Running head: MONONUCLEOSIS
Mononucleosis is an infectious disease that affects children and young adults. It was first
described in 1920 in Johns Hopkins Hospital with a major effect of severe fever (Dunmore,
Hogquist, & Balfour, 2015). Several developments have occurred in the research of its causes and
effects ever since then developing an extensive epidemiology paper.
Causes, Symptoms, Transmission, Complications and Treatment
Infectious Mononucleosis is caused by Epstein - Barr virus which is transmitted through
saliva by kissing, coughing and sneezing in adolescent and young adults. The main symptoms
include fatigue, sore throat, fever, swollen lymph nodes, swollen tonsils, headache, skin rash and
a swollen spleen. The diseases cause various complications that may adverse in extreme cases such
as enlargement of the spleen which in extreme cases may rupture causing sharp sudden pain.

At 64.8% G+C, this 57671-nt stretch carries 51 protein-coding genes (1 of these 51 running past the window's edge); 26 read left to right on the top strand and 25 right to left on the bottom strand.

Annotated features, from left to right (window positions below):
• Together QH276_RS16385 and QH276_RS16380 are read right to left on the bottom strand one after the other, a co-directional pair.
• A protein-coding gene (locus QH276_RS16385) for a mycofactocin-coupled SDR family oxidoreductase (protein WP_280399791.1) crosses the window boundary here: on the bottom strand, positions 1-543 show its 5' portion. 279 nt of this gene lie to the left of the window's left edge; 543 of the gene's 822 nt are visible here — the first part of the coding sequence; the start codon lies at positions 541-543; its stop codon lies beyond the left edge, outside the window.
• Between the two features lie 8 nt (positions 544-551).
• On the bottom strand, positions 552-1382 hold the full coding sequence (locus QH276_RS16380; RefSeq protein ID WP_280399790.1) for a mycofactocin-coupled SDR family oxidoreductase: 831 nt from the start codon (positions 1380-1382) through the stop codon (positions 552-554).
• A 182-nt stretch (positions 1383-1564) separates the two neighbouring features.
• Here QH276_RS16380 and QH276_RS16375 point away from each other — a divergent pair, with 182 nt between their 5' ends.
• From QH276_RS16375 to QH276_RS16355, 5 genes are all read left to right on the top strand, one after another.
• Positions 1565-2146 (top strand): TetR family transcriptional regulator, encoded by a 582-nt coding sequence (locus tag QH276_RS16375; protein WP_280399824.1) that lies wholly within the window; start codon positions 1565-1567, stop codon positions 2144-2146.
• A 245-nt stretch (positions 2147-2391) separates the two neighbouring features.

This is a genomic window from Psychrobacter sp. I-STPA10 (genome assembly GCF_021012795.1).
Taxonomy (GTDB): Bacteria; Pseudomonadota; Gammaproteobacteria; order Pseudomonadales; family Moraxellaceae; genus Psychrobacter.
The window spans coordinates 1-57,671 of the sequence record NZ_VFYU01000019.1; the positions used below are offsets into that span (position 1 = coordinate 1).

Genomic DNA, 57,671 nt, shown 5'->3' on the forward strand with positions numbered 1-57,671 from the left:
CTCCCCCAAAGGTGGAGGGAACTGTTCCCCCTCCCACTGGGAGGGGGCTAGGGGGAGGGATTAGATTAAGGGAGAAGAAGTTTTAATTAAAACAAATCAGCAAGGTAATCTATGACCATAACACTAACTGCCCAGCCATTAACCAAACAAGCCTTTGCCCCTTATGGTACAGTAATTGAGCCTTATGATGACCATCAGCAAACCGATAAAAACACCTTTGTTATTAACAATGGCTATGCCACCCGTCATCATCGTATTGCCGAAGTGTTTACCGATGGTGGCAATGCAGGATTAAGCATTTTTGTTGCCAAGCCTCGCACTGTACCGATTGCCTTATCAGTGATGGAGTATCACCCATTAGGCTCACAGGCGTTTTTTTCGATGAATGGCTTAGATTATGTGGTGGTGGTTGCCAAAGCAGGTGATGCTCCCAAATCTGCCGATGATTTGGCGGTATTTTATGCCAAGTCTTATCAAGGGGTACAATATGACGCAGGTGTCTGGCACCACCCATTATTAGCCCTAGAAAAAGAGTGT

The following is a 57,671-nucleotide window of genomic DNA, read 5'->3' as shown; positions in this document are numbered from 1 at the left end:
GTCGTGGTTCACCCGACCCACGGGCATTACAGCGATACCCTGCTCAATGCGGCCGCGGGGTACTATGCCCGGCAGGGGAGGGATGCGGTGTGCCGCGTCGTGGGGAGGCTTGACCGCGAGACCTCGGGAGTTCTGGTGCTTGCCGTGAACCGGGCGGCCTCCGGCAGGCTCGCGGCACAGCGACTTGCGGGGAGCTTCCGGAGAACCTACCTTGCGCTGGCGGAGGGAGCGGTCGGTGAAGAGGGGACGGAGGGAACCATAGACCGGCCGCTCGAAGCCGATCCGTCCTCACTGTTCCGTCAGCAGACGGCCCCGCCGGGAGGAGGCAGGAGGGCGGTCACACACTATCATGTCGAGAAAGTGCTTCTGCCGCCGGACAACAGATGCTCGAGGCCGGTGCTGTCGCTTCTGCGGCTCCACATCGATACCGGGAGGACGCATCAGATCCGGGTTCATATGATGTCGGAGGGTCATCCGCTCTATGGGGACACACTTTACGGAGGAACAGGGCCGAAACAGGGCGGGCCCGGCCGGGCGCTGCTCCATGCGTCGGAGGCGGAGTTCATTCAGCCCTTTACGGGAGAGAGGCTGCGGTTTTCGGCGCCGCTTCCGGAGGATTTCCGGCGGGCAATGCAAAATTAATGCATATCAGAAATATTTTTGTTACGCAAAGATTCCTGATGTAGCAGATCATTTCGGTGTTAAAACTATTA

According to Dunmore et al. (2015), Mononucleosis may also cause liver issues such as liver
inflammation (hepatitis) and yellowing of the skin and the eyes turns white (jaundice). In some
cases, though they are less common the disease may cause Anemia, heart problems. There are no
specific medications for this illness however secondary infections.
Morbidity, Prevalence, Incidences, and Reporting
Infectious mononucleosis is very common worldwide with 90% developing antibodies at the
age of 30.75% young adults (18-22) develop typical infectious mononucleosis while 15% have
atypical symptoms and 10%are completely asymptomatic. Prevalence of EBV is lower for preadolescent (20-80) % depending on age and geographic location (Dunmore et al., 2015). The early
acquisition may be influenced by race, ethnicity, and economic status. For instance, in America,
Hispanic blacks and Mexicans are more vulnerable than non-Hispanic whites as reported by
research between 2003 and 2010. Infectious ...
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